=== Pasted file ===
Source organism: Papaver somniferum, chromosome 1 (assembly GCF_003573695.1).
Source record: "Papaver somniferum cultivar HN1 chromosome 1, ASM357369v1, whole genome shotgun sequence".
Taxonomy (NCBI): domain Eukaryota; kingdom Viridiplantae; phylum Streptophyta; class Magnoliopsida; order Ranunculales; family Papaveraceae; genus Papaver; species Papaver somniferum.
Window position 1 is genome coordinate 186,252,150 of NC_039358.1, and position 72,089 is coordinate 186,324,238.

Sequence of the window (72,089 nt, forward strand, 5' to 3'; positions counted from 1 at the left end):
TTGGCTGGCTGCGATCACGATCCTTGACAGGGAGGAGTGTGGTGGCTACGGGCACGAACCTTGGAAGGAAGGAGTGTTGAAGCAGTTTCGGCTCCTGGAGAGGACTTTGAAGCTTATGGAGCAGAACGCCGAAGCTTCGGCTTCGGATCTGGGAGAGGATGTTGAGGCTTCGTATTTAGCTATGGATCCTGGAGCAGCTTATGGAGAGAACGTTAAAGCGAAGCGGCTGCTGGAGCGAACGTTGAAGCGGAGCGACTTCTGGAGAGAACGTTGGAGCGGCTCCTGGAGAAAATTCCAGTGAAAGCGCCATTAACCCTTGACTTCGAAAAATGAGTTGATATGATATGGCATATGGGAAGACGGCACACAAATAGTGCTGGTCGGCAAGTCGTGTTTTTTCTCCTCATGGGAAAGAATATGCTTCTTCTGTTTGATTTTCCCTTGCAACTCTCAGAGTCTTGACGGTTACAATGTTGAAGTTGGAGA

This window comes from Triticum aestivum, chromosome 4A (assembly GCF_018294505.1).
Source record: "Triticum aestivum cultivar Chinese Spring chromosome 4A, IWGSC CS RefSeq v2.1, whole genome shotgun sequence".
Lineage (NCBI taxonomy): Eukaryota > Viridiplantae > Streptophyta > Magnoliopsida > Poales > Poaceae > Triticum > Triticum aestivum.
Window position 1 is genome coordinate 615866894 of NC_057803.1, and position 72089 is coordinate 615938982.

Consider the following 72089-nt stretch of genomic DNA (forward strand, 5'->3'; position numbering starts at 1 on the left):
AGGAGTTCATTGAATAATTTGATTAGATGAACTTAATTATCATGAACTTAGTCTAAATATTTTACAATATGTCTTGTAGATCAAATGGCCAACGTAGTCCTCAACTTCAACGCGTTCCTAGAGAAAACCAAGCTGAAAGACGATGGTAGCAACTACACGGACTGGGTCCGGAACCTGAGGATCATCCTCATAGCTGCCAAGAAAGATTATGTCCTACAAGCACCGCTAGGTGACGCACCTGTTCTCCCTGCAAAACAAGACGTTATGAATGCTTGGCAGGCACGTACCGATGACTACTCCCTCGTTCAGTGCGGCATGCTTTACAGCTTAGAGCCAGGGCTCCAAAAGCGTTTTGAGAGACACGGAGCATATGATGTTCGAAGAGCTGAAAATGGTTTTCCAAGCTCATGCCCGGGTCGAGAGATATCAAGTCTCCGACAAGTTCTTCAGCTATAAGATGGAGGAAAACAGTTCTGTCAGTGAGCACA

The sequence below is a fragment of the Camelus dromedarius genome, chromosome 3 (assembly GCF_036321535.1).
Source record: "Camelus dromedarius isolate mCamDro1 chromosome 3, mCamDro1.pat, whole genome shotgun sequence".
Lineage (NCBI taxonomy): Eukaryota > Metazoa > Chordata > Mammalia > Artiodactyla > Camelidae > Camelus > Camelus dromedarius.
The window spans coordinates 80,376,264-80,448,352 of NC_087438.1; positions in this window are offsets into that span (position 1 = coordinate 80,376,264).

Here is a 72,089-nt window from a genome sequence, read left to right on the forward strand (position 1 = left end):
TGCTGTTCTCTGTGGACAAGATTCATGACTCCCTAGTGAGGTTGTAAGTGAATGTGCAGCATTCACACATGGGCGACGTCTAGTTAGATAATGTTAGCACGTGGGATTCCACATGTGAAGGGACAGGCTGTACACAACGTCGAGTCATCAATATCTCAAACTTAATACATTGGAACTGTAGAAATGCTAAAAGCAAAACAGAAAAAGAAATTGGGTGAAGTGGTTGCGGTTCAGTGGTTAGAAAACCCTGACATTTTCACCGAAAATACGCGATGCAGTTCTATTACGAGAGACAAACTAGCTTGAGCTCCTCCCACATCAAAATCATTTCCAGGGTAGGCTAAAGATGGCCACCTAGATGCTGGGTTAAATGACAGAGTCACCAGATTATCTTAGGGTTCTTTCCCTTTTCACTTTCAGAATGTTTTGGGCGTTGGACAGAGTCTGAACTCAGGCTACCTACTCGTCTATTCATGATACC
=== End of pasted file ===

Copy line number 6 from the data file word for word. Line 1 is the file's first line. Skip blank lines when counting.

TTGGCTGGCTGCGATCACGATCCTTGACAGGGAGGAGTGTGGTGGCTACGGGCACGAACCTTGGAAGGAAGGAGTGTTGAAGCAGTTTCGGCTCCTGGAGAGGACTTTGAAGCTTATGGAGCAGAACGCCGAAGCTTCGGCTTCGGATCTGGGAGAGGATGTTGAGGCTTCGTATTTAGCTATGGATCCTGGAGCAGCTTATGGAGAGAACGTTAAAGCGAAGCGGCTGCTGGAGCGAACGTTGAAGCGGAGCGACTTCTGGAGAGAACGTTGGAGCGGCTCCTGGAGAAAATTCCAGTGAAAGCGCCATTAACCCTTGACTTCGAAAAATGAGTTGATATGATATGGCATATGGGAAGACGGCACACAAATAGTGCTGGTCGGCAAGTCGTGTTTTTTCTCCTCATGGGAAAGAATATGCTTCTTCTGTTTGATTTTCCCTTGCAACTCTCAGAGTCTTGACGGTTACAATGTTGAAGTTGGAGA